health unit
health unit

Jury makes 38 recommendations during inquest into Indigenous woman’s death while in custody

WARNING: This story contains references to suicide.

A jury of four has made 38 recommendations in the coroner’s inquest examining the jail death of Delilah Blair, including recognition that inmates phoning loved ones shouldn’t be viewed as a privilege.

Blair died by hanging as an inmate at the South West Detention Center (SWDC) in Windsor, Ont., on May 21, 2017. She was in the mental health unit.

The jury heard Blair, a 30-year-old mother of four, made at least two written requests to speak with her mother, Selina McIntyre, in the weeks before her death. McIntyre lived more than 4,000 kilometers away in Hay River, NWT Blair was an Indigenous woman of Cree ancestry with an Inuit upbringing.

Blair filled out this inmate request form asking to speak with her mother on May 7, 2017, two weeks before her death. Jail staff did not fill out the reply section, so it’s unclear what action was taken, if any. (Coroner’s request)

Those requests weren’t fulfilled and McIntyre tested the first time she even knew her daughter was in jail was when someone called to say she was dead.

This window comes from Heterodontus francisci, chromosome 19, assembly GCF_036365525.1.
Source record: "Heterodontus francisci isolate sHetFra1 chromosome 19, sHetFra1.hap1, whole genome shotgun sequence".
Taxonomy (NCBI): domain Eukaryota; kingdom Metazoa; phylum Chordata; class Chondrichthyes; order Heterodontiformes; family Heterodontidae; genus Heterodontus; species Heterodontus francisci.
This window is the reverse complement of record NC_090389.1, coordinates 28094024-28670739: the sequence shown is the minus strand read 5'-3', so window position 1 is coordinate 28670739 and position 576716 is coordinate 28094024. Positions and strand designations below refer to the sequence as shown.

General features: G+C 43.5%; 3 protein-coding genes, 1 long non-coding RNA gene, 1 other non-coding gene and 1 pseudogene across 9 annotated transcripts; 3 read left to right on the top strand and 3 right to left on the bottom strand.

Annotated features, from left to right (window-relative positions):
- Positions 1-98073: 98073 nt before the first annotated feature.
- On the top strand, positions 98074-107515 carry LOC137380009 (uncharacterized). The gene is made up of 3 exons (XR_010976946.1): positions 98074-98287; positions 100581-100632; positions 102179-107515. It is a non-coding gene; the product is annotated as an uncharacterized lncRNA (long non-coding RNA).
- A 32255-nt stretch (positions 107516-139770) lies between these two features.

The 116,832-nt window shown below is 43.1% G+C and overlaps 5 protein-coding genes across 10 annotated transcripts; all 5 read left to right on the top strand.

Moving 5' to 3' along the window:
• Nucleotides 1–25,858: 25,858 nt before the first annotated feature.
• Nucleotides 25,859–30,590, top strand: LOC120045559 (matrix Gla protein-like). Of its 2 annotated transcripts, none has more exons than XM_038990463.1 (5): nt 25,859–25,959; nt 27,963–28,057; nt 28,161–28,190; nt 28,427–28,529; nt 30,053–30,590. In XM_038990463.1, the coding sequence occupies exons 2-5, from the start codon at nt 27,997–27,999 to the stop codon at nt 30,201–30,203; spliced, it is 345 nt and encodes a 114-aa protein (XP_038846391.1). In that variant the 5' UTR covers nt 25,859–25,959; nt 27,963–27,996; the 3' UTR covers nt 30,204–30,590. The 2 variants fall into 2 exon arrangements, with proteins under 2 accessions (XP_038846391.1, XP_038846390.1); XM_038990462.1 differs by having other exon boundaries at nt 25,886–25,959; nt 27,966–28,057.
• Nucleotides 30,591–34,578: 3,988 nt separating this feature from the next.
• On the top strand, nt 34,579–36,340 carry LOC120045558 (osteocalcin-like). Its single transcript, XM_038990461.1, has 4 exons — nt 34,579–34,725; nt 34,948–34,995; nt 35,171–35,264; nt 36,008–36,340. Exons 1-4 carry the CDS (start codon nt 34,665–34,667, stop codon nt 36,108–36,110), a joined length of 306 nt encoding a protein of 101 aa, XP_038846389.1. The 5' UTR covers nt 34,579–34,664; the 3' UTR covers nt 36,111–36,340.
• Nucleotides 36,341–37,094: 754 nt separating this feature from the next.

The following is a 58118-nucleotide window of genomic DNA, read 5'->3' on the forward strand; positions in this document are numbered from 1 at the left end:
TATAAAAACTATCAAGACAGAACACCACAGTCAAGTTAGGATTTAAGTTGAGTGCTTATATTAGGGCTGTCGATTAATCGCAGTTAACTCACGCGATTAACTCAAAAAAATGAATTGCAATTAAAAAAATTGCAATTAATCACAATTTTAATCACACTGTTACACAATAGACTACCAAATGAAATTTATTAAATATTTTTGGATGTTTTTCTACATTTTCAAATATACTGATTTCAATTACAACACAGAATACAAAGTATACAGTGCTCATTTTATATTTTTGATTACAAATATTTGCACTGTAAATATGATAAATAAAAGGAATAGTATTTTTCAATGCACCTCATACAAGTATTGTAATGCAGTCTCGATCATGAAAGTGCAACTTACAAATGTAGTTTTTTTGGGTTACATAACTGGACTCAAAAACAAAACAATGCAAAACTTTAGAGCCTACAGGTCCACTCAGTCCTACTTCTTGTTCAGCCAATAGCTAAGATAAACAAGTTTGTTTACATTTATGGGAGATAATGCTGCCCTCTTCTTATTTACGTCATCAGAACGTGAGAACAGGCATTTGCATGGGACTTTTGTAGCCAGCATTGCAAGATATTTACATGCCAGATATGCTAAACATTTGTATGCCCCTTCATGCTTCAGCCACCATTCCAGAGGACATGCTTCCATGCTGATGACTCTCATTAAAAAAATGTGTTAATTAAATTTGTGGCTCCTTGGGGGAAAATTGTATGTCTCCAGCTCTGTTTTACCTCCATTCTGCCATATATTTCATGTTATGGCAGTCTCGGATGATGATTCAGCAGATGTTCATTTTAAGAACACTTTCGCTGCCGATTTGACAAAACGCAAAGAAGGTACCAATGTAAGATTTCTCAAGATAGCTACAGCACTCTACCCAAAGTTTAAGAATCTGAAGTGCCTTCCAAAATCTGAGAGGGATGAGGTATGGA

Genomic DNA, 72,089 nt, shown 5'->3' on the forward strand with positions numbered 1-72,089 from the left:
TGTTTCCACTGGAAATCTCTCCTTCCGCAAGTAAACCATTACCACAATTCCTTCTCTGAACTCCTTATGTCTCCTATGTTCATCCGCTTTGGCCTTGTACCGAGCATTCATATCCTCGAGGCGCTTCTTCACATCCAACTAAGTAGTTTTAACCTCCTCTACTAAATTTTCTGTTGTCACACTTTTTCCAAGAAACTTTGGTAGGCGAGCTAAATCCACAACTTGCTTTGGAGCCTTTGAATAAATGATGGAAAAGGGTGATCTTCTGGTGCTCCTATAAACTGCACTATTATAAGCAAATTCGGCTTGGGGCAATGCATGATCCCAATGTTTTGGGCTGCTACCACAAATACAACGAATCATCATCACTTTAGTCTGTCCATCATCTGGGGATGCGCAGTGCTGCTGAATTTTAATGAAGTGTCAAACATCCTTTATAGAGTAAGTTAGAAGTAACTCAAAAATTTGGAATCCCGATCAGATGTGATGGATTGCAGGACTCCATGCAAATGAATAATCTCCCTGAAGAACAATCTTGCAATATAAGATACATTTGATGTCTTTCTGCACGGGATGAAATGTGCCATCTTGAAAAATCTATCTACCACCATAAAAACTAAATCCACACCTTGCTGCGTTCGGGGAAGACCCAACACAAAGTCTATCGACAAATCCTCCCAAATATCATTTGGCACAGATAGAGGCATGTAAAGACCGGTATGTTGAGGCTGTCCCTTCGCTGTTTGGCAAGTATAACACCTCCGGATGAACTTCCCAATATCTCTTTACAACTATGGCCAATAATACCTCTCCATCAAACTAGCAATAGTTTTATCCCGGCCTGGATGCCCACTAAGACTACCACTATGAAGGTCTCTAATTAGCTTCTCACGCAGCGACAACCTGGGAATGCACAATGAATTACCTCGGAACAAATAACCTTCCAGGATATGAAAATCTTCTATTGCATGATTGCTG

“My daughter was going to tell me something and I’ll never hear those words from her. It seemed to be she was silenced for some reason,” McIntyre previously told CBC News.

WATCH | Delilah Blair’s mother speaks about daughter’s death:

Selina McIntyre talks about the ‘most hurtful part’ of listening to the inquest into her daughter’s death

Delilah Blair, 30, died by suicide in May, 2017 while she was an inmate at the South West Detention Centre. Her death is the subject of a coroner’s inquest.

The jury has recommended the Ministry of the Solicitor General, which oversees jails, to update policies so an inmate’s access to a phone is not considered a

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